Bushfire clean-up works are underway at Eden Local Aboriginal Land Council as part of an additional $95 million funding from the NSW Government to public land managers for bushfire recovery waste management and recycling.
The Aboriginal Lands Clean-Up program is one of five programs being delivered by the NSW Environment Protection Authority (EPA) to support public land managers across the state recovering from the ‘black summer’ bushfires of 2019-20.
Following extensive on-ground assessment and consultation with the Local Aboriginal Land Council by the EPA and Public Works Advisory, clean-up work is well underway in Eden in south-east NSW.
Indigenous civil construction company based at Albion Park Rail, R and C Civil Group, has led important bushfire remediation works across Eden Local Aboriginal Land Council lands.
Works totalling $450,000 include the management and recycling of green waste, particularly hazardous burnt trees, unsafe trees preventing access and the removal and replacement of burnt fencing.
Works will also include improving road access, perimeter fencing and installation of gates to deter unauthorised access and prevent illegal dumping.
EPA Engagement, Education and Programs Executive Director Liesbet Spanjaard said the Eden works were an important part of the NSW Government’s $20 million Aboriginal Lands Clean-Up program.
“I have visited the land at Eden and seen how these works will protect the environment. The funding will remove waste, deter illegal dumping, and manage dangerous trees, some of which are stopping people safely accessing some areas across the site,” Ms Spanjaard said.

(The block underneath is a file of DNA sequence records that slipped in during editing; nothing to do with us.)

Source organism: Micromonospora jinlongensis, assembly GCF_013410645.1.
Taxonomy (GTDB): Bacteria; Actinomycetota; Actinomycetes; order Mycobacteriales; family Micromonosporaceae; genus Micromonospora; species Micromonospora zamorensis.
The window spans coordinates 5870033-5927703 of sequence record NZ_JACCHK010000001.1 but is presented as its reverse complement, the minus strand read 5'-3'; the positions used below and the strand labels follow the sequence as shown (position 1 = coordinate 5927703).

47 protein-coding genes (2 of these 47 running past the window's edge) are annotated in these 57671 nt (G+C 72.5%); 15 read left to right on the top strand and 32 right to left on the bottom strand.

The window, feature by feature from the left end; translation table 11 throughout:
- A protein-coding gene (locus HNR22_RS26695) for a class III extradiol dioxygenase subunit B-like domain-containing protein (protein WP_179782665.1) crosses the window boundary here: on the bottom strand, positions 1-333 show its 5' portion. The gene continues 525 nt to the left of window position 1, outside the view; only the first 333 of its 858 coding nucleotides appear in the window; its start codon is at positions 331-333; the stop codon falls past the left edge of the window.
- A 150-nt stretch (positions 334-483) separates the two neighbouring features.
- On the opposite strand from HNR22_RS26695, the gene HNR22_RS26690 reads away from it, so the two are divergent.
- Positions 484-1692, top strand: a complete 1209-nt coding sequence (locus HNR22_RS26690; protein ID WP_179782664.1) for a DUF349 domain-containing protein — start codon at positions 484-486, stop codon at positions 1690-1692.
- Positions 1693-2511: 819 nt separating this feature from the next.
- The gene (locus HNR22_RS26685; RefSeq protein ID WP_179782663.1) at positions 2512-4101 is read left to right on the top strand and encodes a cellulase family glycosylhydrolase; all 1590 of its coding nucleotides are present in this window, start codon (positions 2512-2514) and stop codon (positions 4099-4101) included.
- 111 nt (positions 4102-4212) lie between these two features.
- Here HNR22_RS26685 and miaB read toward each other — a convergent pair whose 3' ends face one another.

“The Eden community is benefiting through employment and economic opportunities with up to four team members assisting R and C Civil in the clean-up works,” Ms Spanjaard added.
Eden Local Aboriginal Land Council CEO Mark Bateman said the project showed what can be done with collaboration and cooperation at all levels from within Government, the Aboriginal land owners, Aboriginal Supply Nation service delivery (R and C Civil) and local Aboriginal employment and on-site training.
“This clean-up is delivering significant outcomes for both Aboriginal people as well as the Bega Valley Shire. The identification and removal of hazardous burnt trees is of critical importance for our community and the replacement of burnt fencing will assist in managing our lands,” Mr Bateman added.
Project Officer for Eden Local Aboriginal Land Council Tyrone Maher said he was very happy to see two local people already employed in the clean-up and environmental rehabilitation works, with a further two positions becoming available to complete the work.
“This clean-up work under the NSW Government’s Bushfire Recovery Programs is really important to our community. We’ve worked closely with the EPA and R and C Civil Group on the project,” Mr Maher said.
The Aboriginal Lands Clean-Up Program is funded under the joint Commonwealth-State Disaster Recovery Funding Arrangements. This program is one of five waste management and recycling bushfire recovery programs designed for public land managers across bushfire dumping, green waste, council landfill and burnt fence recycling.
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